Friday 27 May 2016
Rebecca Northfield, assistant features editor
We wrote about virtual reality and Paul McCartney recently when the April 2016 issue of E&T focused on VR. Old McCartney was ahead of the game: he released a VR video with Jaunt of ‘Live and Let Die’ performed at Candlestick Park in San Francisco. He’s partnered up with the 360-degree platform again and he’s releasing VR documentary short films, so we can have a sneak peek of his home studio and feel like we’re there with the old crooner. In the future, when smells become the in-thing with VR, we could smell McCartney’s musty, old man smell. I jest. Yet I find McCartney trying to be ‘down with the kids’ by releasing high-tech VR films a bit cringeworthy. To be honest, I’m not entirely sure what age demographic will be giddy with excitement at the prospect of feeling face-to-face with the former Beatle. There are uncertainties of whether VR will be popular with the older generation and the hipsters, so we will have to wait and see. I give kudos to Paul McCartney though. He’s keeping up his reign of popularity with the VR and compilation album. However, I wonder when he’ll just relax and enjoy his retirement years.
Georgina Bloomfield, digital content editor
I love this news for several reasons. One of which is that I’m a huge gadget nerd and love to see what progression my favourite technology is making. Another reason is that I’m a book nerd and love to read. I have a Kindle and still buy paperback books and illustrated hardback versions of my favourite paperback books! Even though this colour technology is developing for Kindles to display magazines, I’ll still probably prefer the lure of a print magazine. On a more cynical note, it’s an example of the deliberately slow progression technology companies adopt so they can utilise the profits as much as possible. Before they even launched the Kindle Paperwhite, I’d put money on them knowing about the backlit version of the Kindle years before it came out. This is possibly the same with the iPhone10 – it’s most likely already being worked on.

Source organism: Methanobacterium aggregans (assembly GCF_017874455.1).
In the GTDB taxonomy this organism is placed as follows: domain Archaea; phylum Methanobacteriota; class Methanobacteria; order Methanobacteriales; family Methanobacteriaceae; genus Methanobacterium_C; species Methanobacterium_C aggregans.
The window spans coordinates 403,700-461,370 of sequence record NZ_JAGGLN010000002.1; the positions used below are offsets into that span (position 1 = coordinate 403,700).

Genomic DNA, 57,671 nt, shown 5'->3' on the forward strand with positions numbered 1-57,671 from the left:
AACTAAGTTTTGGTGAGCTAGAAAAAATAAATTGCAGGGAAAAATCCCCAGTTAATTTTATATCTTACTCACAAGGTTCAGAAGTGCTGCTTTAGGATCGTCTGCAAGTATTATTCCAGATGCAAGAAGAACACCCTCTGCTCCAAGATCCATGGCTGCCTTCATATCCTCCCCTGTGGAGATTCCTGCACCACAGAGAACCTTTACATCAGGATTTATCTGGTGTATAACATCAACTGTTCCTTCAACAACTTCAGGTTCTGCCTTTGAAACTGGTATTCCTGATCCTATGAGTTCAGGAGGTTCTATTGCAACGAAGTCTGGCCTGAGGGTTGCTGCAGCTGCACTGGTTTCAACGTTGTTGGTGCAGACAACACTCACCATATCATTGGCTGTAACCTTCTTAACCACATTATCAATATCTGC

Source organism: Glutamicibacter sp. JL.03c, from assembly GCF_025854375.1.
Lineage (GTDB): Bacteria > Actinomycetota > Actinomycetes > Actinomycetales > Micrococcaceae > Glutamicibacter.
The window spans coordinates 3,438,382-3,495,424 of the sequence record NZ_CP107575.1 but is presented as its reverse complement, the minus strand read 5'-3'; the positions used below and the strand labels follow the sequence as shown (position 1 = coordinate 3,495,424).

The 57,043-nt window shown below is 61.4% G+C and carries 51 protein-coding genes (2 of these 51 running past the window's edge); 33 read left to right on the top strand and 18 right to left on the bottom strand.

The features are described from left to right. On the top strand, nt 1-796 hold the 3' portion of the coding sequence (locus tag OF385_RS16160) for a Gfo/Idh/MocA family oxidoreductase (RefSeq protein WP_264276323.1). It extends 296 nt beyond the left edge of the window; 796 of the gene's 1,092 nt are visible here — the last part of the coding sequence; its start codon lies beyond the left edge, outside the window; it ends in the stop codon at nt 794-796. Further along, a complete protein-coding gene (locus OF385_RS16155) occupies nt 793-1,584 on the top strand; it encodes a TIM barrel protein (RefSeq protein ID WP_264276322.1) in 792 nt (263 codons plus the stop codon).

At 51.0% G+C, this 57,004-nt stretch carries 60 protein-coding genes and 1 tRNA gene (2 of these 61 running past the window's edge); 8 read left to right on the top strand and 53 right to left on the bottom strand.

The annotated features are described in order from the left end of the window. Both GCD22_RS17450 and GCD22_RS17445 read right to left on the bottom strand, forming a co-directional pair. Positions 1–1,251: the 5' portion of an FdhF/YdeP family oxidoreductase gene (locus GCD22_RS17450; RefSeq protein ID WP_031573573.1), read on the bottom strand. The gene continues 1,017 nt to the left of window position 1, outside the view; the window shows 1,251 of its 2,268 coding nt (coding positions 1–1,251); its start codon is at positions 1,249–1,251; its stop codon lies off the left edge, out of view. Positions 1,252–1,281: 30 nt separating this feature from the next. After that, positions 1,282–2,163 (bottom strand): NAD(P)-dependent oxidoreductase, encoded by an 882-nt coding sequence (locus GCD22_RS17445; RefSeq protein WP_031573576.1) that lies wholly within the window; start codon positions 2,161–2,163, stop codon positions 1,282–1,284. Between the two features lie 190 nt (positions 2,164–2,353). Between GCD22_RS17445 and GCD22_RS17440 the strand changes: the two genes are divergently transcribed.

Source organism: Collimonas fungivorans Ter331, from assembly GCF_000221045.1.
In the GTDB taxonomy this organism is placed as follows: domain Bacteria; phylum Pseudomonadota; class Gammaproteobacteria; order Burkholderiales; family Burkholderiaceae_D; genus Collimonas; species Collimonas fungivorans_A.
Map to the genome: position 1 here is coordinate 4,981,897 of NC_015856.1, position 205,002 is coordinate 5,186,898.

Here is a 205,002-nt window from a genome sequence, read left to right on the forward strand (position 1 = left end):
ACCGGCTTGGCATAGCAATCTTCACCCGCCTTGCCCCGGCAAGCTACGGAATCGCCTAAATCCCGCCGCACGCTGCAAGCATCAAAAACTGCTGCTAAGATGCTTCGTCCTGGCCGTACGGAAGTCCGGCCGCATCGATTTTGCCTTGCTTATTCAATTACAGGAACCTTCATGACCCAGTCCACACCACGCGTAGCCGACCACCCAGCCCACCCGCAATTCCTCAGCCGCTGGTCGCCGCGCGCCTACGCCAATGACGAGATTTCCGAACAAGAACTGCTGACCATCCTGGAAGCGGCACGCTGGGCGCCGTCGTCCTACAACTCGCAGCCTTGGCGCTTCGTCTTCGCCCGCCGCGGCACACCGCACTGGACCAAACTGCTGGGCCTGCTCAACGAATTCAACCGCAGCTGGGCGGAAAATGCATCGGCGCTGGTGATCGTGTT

Jade Fell, assistant features editor
I had the pleasure of reading through this story before it went live on the E&T website, and truth be told I was quite impressed, which is odd as I’m not really a fan of these kinds of stories. I normally find the idea of interplanetary travel incredibly unsettling, but these newest pictures from the Hubble Space Telescope made Mars feel a bit more homely, and I found myself warming towards the mysterious red planet. That is, until later that night, when I had horribly disturbing, night-terror inducing nightmares about being stuck in a place with no air or atmosphere. It was an absolutely horrendous experience, and I was very happy to wake up and find myself safely on planet Earth, with all the air and atmosphere I could possibly need. I’m not sure what the moral of that story is, perhaps: ‘don’t read stories about astrophysical research if you are a wimp’. At any rate, as cool as these photos are, I still don’t want to have anything to do with Mars, or any planet for that matter.